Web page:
DP13794 The ties that bind: implicit contracts and management practices in family-run firms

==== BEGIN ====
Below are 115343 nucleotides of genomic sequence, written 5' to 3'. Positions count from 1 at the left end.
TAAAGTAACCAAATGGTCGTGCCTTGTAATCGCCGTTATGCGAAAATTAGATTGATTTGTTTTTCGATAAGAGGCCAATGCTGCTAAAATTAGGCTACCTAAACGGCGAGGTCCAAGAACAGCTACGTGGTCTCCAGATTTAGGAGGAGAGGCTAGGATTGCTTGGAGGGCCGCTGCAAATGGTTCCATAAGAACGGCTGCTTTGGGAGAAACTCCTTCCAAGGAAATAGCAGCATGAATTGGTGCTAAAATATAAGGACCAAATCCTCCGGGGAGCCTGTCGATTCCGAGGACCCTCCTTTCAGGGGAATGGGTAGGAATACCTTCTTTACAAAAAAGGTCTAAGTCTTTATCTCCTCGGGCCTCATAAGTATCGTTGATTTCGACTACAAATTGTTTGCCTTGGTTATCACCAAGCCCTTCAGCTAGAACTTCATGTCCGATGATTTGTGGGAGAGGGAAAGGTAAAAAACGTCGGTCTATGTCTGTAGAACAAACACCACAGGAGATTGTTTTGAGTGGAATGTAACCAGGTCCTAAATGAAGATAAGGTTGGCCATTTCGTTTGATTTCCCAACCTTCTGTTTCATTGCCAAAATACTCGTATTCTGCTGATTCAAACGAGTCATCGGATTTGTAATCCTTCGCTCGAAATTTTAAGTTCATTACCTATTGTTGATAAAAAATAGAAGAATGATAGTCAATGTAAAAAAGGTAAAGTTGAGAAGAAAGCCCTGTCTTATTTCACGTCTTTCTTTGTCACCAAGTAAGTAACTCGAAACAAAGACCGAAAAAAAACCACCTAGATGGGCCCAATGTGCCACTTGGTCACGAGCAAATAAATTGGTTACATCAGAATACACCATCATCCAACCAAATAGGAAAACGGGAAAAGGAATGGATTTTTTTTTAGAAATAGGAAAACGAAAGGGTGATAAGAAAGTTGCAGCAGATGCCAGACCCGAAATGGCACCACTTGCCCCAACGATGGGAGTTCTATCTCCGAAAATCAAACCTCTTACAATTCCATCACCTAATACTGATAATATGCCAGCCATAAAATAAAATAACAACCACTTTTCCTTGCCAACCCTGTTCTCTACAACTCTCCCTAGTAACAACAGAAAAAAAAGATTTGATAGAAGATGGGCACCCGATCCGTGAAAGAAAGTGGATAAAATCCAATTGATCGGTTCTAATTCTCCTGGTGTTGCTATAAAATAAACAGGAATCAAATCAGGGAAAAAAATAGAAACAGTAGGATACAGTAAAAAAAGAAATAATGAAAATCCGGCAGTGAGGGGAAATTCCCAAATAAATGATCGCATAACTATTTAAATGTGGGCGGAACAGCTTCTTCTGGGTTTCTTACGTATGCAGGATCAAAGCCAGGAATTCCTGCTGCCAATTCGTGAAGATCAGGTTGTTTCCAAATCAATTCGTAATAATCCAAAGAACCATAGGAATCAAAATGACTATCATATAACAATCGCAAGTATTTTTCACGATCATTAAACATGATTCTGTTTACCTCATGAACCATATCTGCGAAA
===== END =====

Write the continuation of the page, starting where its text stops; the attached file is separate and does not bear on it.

This paper investigates the impact of family CEOs on firm organizational choices and the causes and consequences of these decisions. We focus on second-generation (dynastic) family firms, collect new data on CEO successions for over 900 firms in Latin America and Europe and merge it with unique data on organizational choices, specifically, structured management practices. We use variation in the gender composition of the outgoing CEOs’ children for identification. There is clear preference for male heirs: conditional on number of children, having at least one son is correlated with a 30pp higher likelihood of dynastic family succession. As the gender composition of the outgoing CEO’s children is unlikely to affect decisions on mid-level managerial practices, we use it as an instrumental variable for family succession. Dynastic CEO successions lead to almost one standard deviation lower adoption of structured management practices, with an implied productivity decrease of about 10%. We rationalize this finding with a new conceptual framework that accounts for the importance of implicit employment commitments to employees of dynastic firms in determining the adoption of monitoring technologies. We find empirical evidence that, controlling for lower levels of knowledge and skills of family CEOs, concerns for reputation and ''family name'' can play a role in constraining investment in structured management practices. Overall, our empirical results shed new light on dynastic firms' persistent performance deficit and apparent lag in the adoption of structured management practices.